TABLE 2. Example stimulus pairings and total number of each item type.

A total of 360 critical trial pairs were created, comprised of cognate primes (30 items), non-cognate primes (30 items), and control primes (30 items). Each of the auditory primes was paired with a visual target that included non-words that overlapped with Spanish via phonotactic constraint and phonological form (/es/ onset, 30 items), via phonotactic constraint only (/e/ onset, 30 items), non-words that did not overlap with Spanish via phonotactic constraint or form (non-word control, 30 items), or a real word in English that did not overlap with Spanish (word control, 30 items). The PCF (/es/ onset) non-word targets were controlled in such a way that they overlapped cross-linguistically with only the first three letters of the Spanish translation of the cognate prime [e.g., cognate prime stable (estable) was paired with /es/ non-word target (esteriors)]. Controlling the targets in this manner would avoid any priming effects due to additional phonological and orthographic overlap. The PC non-word targets overlapped with the cognate prime’s translation equivalent only at the /e/ onset [e.g., cognate prime stable (estable) was paired with /e/ non-word target elopevent)]. To a) balance the proportion of word (50%) versus non-word (50%) trials, and b) prevent the participants from noticing any patterns concerning the critical stimulus pairs, 45 auditory prime fillers and 45 visual target fillers (180 total trial pairs) were also generated. Twelve additional pairs were created as practice trials. The experiment was divided into four blocks and the items were pseudo-randomized such that no two consecutive trials contained cognate primes. Consistent with cross-linguistic priming studies employing lexical decision tasks, cognate and non-cognate trials were presented in an intermixed order (Duyck et al., 2007; Siyambalapitiya et al., 2009; Davis et al., 2010; Dijkstra et al., 2010). Finally, trial order was counterbalanced (reversed) across participants.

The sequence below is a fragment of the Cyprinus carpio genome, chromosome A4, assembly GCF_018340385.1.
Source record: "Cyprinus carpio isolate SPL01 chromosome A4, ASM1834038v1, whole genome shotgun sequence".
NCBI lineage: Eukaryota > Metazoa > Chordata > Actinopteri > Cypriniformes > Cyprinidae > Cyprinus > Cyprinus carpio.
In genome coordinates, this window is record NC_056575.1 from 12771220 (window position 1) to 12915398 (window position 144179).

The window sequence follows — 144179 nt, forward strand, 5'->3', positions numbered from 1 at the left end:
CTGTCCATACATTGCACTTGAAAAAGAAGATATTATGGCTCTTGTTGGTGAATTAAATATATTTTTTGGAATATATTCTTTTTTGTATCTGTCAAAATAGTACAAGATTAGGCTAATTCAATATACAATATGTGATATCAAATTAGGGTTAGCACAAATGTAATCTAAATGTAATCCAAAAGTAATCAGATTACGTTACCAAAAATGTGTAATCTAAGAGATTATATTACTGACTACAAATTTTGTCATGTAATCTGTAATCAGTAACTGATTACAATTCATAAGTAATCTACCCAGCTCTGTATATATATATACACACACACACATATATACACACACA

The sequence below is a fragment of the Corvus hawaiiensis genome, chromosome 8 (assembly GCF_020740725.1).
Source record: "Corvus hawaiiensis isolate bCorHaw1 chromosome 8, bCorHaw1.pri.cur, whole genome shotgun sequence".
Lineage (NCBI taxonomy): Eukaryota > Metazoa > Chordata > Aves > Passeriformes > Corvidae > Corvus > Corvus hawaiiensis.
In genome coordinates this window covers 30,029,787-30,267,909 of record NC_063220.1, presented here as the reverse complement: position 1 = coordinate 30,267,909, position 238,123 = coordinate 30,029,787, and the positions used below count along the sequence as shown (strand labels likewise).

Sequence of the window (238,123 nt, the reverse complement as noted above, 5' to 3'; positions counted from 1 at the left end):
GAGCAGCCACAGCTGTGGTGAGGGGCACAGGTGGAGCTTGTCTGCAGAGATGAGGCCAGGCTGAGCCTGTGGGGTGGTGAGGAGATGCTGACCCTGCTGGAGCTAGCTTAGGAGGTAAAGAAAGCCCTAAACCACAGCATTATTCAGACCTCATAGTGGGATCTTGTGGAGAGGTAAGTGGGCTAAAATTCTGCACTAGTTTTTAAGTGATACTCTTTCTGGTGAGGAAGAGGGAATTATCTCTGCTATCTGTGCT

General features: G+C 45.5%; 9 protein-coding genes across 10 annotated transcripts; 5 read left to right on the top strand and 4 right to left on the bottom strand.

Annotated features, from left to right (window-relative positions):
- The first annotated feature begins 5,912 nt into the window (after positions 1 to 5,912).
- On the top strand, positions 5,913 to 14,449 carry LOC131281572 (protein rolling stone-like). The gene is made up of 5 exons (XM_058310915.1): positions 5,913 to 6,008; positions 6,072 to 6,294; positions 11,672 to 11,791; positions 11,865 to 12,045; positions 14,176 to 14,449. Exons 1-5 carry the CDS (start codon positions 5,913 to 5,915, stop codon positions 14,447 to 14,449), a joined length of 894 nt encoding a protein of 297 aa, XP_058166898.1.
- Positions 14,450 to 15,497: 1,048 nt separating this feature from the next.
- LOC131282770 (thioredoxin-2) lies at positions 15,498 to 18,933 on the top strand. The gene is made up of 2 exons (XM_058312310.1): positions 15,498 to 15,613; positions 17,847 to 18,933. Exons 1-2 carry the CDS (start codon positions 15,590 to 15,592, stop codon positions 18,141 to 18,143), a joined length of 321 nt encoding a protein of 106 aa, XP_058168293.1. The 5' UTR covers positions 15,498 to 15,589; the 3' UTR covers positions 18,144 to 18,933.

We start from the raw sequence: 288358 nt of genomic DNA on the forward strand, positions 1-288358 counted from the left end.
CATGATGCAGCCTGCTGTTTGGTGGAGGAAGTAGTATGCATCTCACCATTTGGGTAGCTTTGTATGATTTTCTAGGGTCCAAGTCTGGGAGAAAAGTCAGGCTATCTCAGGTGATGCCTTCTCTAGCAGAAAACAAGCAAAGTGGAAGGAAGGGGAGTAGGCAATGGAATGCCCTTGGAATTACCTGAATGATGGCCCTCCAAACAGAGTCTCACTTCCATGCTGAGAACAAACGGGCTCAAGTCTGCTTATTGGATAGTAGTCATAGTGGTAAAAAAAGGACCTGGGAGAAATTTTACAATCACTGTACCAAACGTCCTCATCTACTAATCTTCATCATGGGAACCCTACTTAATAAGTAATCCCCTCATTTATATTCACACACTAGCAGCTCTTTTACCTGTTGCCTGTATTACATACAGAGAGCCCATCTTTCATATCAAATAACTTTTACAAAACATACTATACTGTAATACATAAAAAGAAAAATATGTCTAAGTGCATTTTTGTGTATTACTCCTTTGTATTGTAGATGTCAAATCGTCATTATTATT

All stimuli were controlled for various lexical characteristics. The three types of auditory primes did not differ on any of the lexical characteristics listed in Appendix A (all ps > 0.05).

The four types of lexical decision targets also did not differ on any of the lexical characteristics (ps > 0.05), with the exception of lexical decision reaction time (LDT RT) and lexical decision z-score (LDT Zscore) in which non-words had slower lexical decision response times than words in the normed sample, ps < 0.05 (Balota et al., 2007). See Appendix B for means and standard deviations. Similar to previous studies (e.g., Martín et al., 2010), we did not control for part of speech (auditory primes) due to the number of lexical characteristics on which the stimuli needed to be matched.